If you read back to the beginning of the chapter, you’ll find another place where pastors come in, because the parable is different there. Jesus uses the picture of the sheepfold with a gate or door. You can tell the real shepherd because he enters the fold through its door. Robbers and thieves climb over the walls. The sheepfold in that parable is the Church, where the flock is gathered and kept. Jesus enters through the door of His Word taught, preached, and delivered through Confession and Absolution, as well as through the Sacraments: Baptism and the Sacrament of the Altar. Those things are the door by which Jesus comes to His flock, and He leads them in and out through that door to give them the food and rest they need. So you might ask, then, where are pastors pictured?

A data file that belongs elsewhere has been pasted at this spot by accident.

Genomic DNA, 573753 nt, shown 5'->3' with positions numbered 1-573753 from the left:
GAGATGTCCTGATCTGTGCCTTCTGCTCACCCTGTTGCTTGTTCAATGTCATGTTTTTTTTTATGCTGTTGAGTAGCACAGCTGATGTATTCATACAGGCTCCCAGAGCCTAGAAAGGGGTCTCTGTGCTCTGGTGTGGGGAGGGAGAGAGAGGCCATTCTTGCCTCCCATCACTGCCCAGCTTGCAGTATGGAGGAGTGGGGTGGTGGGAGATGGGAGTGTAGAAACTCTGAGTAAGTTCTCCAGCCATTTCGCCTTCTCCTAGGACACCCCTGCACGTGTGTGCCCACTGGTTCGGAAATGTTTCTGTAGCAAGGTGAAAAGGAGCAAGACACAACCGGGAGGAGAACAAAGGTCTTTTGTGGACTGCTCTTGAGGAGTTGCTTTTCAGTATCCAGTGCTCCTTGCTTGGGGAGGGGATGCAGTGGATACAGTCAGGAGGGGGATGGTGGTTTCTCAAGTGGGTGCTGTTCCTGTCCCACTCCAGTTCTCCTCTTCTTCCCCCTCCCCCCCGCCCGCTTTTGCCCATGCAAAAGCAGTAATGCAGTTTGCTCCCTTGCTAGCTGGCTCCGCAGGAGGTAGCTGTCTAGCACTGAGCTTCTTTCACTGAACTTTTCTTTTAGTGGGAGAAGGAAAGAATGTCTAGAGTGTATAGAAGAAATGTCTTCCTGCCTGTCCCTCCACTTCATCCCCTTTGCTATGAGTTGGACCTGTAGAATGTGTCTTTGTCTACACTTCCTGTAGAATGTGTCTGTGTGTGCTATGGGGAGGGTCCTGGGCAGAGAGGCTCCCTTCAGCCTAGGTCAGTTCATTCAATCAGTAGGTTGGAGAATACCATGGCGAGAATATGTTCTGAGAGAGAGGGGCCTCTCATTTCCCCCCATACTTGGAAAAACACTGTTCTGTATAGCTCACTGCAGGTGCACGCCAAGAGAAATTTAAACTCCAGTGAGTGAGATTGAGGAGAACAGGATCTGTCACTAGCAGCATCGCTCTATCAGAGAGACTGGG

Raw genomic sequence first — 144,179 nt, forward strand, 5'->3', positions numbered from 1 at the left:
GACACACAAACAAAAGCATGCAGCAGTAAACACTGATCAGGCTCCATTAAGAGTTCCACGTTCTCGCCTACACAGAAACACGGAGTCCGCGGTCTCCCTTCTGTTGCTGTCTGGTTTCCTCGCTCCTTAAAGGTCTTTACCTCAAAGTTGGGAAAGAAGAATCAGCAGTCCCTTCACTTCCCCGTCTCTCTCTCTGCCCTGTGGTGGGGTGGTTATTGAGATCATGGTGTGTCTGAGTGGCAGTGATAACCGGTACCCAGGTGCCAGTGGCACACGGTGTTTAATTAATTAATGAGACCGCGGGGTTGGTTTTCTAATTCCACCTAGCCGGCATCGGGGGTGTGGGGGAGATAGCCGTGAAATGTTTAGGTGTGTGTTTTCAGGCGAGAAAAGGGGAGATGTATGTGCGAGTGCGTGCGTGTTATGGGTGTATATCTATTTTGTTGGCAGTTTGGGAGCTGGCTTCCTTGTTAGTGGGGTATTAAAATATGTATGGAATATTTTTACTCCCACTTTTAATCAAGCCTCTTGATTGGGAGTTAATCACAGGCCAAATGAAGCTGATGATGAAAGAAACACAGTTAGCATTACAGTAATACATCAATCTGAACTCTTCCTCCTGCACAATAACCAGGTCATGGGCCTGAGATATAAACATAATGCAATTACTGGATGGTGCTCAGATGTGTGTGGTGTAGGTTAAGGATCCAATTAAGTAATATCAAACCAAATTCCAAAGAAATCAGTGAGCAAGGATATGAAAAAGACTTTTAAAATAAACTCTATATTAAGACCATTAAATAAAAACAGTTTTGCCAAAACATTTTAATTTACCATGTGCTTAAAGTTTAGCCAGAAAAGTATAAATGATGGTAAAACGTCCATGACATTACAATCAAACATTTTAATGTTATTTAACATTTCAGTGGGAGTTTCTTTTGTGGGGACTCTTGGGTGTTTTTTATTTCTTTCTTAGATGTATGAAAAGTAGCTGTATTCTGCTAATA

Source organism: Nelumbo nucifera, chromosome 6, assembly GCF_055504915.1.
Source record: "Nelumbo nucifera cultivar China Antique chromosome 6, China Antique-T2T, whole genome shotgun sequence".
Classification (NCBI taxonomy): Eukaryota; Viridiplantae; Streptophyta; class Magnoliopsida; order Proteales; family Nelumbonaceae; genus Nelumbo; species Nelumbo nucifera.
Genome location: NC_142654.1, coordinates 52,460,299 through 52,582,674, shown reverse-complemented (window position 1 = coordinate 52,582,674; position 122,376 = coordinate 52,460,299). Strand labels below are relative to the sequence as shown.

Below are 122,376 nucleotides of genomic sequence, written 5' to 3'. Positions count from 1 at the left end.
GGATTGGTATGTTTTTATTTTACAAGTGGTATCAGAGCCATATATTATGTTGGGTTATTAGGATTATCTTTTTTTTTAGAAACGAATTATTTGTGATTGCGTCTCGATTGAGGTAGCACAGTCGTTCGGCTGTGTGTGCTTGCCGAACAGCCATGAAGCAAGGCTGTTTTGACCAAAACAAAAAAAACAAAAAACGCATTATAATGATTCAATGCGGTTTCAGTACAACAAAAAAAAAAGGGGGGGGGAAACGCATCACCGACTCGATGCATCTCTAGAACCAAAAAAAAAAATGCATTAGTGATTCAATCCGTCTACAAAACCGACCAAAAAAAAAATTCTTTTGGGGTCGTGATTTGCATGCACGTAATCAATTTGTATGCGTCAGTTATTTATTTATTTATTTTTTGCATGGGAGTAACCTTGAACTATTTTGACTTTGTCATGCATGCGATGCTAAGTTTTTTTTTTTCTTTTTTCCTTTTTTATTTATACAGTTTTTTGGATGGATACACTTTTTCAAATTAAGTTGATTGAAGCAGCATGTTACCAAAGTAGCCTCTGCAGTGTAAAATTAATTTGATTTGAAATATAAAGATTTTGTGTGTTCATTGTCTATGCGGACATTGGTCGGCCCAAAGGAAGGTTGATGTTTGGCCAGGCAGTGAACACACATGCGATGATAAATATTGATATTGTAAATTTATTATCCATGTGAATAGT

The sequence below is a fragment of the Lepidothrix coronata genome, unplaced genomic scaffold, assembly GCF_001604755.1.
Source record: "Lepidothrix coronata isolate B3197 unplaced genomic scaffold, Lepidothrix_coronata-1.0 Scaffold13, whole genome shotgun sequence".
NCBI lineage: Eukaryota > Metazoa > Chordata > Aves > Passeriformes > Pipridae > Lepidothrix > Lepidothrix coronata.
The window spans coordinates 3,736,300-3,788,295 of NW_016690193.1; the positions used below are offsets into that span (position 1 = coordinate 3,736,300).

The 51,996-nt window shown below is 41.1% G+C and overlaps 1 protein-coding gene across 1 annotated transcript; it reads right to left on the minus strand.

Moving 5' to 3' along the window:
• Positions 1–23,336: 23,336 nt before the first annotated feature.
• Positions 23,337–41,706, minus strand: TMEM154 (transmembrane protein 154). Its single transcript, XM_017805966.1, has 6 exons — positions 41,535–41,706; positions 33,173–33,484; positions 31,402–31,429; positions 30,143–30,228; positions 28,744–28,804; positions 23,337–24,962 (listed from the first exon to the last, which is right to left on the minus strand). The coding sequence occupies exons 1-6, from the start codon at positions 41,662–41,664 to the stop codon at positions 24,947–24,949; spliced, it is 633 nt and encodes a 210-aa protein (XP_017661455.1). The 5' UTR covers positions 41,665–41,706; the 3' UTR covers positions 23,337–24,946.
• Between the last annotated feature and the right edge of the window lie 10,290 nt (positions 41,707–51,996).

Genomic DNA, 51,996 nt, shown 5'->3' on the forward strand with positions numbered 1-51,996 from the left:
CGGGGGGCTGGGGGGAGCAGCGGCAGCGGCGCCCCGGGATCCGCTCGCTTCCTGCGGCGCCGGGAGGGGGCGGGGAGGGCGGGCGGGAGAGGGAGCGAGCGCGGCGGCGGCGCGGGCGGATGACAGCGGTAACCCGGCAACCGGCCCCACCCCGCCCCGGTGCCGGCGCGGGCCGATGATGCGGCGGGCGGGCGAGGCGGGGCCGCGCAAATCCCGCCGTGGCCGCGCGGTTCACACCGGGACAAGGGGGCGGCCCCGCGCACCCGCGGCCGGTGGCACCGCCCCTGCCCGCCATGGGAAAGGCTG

Jesus said (v. 2-3), “He who enters by the door is the shepherd of the sheep. To him the gatekeeper opens.” The gatekeeper opens the way for Jesus to be present with His flock, and that’s what pastors do.
That was also the concern of Martin Luther 500 years ago today. He knew that the Church needs Jesus above all. Without Jesus, there is no Church. But without correct teaching, devout worship, and piety in living, the Church loses Jesus. So when the head of his nation threatened Luther face to face that he must choose between Jesus and his security; between truth and death, Luther spoke the words quoted on the back of the service folder. “I am bound by the Scriptures I have quoted and my conscience is captive to the Word of God.” He was being a faithful pastor. He was opening the gate of the sheepfold.
But now, back to our Gospel, later in the chapter. Jesus gives us reasons why we should believe that He’s the Good Shepherd. He’s the Shepherd of whom King David and even Luther were only imperfect shadows, and the figure we perceive through our pastors in their most faithful work.
Jesus tells us the distinctive thing about the Good Shepherd: that He gives His life for the sheep.